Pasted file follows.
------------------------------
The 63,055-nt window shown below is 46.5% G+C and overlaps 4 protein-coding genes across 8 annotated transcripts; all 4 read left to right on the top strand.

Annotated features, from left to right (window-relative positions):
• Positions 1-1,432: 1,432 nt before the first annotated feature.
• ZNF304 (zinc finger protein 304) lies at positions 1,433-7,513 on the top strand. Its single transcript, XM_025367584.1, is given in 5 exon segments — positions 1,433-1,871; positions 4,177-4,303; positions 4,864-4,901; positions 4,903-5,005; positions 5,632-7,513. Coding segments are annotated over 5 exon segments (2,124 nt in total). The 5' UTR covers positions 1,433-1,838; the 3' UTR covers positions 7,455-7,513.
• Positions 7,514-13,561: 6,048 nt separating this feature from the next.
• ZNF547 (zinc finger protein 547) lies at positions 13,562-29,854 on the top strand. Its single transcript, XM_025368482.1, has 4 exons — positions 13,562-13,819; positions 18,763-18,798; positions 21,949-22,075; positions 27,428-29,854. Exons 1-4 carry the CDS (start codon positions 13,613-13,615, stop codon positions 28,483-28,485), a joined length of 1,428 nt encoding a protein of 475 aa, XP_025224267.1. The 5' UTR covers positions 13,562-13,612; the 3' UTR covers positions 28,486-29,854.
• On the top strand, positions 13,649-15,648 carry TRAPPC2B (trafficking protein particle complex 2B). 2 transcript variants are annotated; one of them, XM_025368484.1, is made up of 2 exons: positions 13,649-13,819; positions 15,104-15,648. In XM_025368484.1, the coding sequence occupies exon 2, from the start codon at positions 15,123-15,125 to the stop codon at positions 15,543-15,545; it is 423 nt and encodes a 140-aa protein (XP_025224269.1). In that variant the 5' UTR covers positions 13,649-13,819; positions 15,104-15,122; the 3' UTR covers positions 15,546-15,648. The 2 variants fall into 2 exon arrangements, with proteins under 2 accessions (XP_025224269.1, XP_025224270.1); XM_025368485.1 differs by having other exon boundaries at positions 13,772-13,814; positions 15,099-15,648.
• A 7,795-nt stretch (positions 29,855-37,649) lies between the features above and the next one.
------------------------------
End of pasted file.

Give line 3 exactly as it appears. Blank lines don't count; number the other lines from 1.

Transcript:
• Positions 1-1,432: 1,432 nt before the first annotated feature.